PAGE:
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Women : Penelope And Clytemnestra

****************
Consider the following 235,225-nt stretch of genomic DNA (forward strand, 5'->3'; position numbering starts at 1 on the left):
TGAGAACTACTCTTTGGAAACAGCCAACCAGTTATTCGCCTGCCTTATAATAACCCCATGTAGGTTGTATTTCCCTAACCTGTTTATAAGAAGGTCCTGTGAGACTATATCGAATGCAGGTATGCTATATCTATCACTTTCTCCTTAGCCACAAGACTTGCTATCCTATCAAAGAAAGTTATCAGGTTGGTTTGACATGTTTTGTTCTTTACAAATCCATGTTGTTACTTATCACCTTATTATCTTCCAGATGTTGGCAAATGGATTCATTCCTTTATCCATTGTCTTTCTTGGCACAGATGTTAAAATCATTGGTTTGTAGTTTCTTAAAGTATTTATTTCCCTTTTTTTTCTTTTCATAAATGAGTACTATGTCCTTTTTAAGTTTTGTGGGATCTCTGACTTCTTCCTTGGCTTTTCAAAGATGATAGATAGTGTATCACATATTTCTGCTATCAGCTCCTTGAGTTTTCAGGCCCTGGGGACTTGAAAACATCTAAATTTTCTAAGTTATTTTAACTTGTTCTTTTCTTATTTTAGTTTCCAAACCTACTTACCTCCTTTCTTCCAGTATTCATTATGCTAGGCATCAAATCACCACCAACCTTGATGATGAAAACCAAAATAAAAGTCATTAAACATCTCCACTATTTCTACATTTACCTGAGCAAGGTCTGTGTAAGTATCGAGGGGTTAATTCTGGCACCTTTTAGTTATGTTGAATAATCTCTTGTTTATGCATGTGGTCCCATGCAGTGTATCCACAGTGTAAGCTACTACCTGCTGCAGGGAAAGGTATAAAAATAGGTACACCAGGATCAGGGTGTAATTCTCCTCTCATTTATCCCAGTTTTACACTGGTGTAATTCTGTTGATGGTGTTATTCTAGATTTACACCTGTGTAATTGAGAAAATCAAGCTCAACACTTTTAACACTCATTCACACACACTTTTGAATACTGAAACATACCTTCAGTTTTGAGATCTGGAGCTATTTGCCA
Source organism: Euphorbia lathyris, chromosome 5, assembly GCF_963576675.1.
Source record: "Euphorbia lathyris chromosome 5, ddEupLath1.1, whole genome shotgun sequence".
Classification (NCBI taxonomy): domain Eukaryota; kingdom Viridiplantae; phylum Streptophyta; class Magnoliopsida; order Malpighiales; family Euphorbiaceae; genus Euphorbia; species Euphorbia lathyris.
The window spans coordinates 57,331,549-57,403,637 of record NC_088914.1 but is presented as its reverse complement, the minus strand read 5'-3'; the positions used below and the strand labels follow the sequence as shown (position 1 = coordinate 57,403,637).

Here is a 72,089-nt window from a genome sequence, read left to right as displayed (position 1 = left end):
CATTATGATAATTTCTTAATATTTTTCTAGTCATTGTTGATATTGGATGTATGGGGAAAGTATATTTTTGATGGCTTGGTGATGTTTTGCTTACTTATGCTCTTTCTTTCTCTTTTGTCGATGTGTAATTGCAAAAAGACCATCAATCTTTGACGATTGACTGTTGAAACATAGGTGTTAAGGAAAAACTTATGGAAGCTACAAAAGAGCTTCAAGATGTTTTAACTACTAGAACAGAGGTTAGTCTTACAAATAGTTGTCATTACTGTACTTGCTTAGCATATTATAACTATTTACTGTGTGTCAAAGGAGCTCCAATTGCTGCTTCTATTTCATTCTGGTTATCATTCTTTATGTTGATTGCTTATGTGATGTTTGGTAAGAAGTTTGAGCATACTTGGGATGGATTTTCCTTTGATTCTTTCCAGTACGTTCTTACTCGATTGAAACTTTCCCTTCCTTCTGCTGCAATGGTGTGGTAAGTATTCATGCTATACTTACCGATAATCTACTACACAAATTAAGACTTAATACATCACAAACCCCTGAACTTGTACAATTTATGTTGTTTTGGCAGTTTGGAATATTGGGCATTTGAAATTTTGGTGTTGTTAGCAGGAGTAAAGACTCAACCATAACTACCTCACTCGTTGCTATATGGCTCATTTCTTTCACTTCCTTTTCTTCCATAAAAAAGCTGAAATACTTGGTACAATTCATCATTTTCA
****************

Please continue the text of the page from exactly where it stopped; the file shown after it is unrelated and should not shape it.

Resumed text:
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The stories that as a whole make up the body of ancient Greek mythology have treatedthe complex subject of women in various ways. Although women are generally considered to beweak and subordinate to their husbands, there exist some examples of strong, even heroic womenin certain myths. Such “extraordinary” women include Deianeira, Phaedra, Medea, Penelope,and Clytemnestra, among others. This discussion of women will focus on the latter two,comparing and contrasting them and addressing the ways in which the former is often considereda “good” wife and the latter a “bad” wife. The comparison of Penelope and Clytemnestra willultimately show that, in certain ways, the line between “good” and “bad” wife is rather blurryand the distinction between husband-killing monster and devoted, faithful wife is not as clear-cutas one might expect.The major works in which Penelope and Clytemnestra appear are Homer’s Odyssey andAeschylus’ Oresteia, particularly the Agamemnon. One of the first things to notice about theseworks is that they were both written by men, for men. Given the ancient Greek context, this is arather obvious observation, but it deserves to be pointed out because it should be expected thatmen would have a biased view of women. Hesiod’s Theogony and Works and Days describe thecreation of Pandora, the first of “the race of women”, as a gift and punishment from the gods.While she is made to “look like a goddess immortal, / having the lovely, desirable shape of a Costescu 6
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